Tennis: French Open

Ashleigh Barty in action during her match against Amanda Anisimova on day 13 of the 2019 French Open at Stade Roland Garros.

PARIS — Ashleigh Barty has all the tools to become the first Australian woman in 46 years to win the French Open title when she faces fearless Czech teenager Marketa Vondrousova on Saturday.

Barty’s compatriot Sam Stosur got to the final at Roland Garros in 2010 but failed to get her hands on the Suzanne Lenglen Cup which is within reach of the eighth seed, who has a unique variety of shots, tactical nous and a cool attitude.

However, left-handed world number 38 Vondrousova has yet to drop a set in the tournament after bulldozing her way through the draw to be on the cusp of becoming the first teenager to win the French Open women’s title since Iva Majoli in 1997.

“Barty has so much variety, a little more experience and I think she’s had a better year so far and a good claycourt season,” said Eurosport expert and 18-time Grand Slam champion Chris Evert.

“Vondrousova is younger, and she should feel no pressure, but the question is — in her first Grand Slam final, will she feel pressure?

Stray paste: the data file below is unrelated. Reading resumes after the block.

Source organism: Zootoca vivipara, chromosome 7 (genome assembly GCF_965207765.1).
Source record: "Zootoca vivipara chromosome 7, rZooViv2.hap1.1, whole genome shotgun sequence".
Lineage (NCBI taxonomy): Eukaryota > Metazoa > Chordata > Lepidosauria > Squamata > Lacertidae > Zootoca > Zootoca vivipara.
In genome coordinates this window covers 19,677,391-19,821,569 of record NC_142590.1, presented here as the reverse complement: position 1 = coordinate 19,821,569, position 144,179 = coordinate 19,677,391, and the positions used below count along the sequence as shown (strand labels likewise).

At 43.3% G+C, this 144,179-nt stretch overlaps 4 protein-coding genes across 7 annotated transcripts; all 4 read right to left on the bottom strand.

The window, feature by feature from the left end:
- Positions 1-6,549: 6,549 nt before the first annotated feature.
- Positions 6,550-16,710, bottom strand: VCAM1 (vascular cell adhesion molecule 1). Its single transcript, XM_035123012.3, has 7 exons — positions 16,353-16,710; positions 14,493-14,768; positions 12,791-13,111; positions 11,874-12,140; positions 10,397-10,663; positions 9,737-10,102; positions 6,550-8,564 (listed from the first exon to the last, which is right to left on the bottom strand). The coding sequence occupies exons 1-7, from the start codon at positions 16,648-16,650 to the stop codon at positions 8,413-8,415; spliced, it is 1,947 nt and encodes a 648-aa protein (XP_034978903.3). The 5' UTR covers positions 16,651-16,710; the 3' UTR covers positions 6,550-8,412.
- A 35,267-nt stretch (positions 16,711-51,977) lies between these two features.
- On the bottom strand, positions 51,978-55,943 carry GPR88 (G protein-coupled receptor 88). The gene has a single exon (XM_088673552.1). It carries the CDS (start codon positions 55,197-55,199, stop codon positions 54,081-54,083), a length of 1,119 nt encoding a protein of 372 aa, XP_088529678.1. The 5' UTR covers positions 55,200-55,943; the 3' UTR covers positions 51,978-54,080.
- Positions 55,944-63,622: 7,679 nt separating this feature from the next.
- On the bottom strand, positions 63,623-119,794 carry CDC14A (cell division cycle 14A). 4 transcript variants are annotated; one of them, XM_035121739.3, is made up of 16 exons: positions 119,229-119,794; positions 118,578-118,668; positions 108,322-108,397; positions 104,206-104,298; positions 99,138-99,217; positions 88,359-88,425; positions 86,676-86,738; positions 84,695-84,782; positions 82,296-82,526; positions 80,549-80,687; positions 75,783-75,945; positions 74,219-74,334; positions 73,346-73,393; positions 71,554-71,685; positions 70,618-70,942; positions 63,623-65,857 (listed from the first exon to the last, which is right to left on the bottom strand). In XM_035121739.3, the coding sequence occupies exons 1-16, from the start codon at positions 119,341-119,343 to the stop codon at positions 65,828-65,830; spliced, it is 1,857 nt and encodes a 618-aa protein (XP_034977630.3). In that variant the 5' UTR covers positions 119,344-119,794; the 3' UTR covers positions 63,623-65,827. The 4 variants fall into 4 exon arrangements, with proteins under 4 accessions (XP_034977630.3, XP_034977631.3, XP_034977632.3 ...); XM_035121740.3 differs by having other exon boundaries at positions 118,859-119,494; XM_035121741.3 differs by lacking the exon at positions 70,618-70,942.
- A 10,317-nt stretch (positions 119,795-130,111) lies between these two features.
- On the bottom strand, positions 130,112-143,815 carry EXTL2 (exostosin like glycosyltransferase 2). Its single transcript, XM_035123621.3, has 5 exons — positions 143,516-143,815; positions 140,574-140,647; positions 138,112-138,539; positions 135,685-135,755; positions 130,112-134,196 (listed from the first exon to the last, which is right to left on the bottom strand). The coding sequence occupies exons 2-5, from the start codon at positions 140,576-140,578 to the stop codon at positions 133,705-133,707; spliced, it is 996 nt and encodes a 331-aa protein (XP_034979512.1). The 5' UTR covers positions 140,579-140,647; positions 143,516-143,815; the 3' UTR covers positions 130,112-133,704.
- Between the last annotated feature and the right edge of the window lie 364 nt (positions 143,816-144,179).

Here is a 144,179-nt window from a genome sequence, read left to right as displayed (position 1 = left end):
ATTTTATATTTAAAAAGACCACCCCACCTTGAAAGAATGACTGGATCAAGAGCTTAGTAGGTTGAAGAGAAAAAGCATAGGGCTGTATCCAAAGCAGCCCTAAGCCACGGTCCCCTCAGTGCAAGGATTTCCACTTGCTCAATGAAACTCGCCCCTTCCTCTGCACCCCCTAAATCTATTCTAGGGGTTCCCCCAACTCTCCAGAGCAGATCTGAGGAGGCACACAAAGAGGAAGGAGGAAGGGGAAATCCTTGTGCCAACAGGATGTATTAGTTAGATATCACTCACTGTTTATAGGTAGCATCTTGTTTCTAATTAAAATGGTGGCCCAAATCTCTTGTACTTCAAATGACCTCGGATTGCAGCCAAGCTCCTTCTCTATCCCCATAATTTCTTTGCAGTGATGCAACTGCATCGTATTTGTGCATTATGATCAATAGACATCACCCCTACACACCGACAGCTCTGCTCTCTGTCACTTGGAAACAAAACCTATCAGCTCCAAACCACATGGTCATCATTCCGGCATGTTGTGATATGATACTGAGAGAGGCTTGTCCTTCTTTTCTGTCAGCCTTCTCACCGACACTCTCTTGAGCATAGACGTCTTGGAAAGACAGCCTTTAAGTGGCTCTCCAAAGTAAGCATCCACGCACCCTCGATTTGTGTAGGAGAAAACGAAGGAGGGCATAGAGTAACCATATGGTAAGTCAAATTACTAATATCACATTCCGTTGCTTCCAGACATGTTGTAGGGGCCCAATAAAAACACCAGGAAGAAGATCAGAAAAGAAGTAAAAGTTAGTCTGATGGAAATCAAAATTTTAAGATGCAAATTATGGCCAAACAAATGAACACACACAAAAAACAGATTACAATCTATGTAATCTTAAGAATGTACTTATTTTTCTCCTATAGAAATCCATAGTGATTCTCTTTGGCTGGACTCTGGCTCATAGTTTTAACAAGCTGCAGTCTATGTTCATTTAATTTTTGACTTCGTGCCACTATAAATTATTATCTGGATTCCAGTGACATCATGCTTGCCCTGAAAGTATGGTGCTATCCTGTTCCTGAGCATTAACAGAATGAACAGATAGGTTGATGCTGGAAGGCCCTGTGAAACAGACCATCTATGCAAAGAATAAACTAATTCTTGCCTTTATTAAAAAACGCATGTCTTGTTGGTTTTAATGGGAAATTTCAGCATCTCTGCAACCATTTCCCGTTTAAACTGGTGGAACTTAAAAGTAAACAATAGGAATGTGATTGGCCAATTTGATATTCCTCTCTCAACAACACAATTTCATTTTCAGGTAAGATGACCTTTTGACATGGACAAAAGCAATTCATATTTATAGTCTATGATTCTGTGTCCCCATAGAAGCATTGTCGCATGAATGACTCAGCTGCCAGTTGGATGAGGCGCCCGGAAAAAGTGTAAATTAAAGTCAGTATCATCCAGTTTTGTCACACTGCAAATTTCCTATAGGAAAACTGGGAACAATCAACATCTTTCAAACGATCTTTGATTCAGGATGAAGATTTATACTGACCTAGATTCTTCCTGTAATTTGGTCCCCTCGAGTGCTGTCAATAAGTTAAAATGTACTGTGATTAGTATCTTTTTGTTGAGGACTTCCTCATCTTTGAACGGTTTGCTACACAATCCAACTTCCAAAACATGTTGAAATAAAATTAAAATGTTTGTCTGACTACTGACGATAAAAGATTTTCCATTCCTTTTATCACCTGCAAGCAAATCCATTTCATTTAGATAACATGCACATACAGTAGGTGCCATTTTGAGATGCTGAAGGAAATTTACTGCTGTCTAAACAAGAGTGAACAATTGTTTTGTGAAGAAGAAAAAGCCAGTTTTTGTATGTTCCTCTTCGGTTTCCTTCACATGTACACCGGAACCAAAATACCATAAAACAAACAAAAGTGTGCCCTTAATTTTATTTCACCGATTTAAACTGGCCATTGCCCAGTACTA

“In the final a lot will depend on who can hold their nerve the best.”

Mast Wilander, a three-time French Open champion and Eurosport analyst, believes Barty has all the qualities to become the ninth champion in the last 10 women’s majors.

“In terms of tennis IQ, she’s up there with the likes of (Roger) Federer,” the Swede said.

But a Grand Slam final is sometimes decided on nerves and 23-year-old Barty, whose previous best run at a major came in this year’s Australian Open when she reached the quarter-finals, might be better equipped to deal with the occasion.

Vondrousova, who can become the first Czech to win the women’s title since Hana Mandlikova in 1981, has never set foot on Court Philippe Chatrier, the 15,000 seater that hosts the finals. .

“I’ve never been there. I never played there. It’s going to be something new,” said the 19-year-old, whose guile has worked wonders so far and

“But I like those big courts. I’m just really looking forward (to it). I just watched Lucie Safarova when she played the final there (in 2015) when I was a junior, but I never played there. So it’s going to be something huge.”

Whether Vondrousova, whose best Grand Slam performance had been reaching the last 16 at the 2018 U.S. Open, can cope with the pressure might be the key to the final.

“The only way to approach it is to go out and enjoy it, have fun, try and play with freedom,” said Barty.

“That’s ultimately when I play my best tennis and that’s what we are after,” added the eighth seed, who hopes to emulate Margaret Court, the last Australian woman to win here.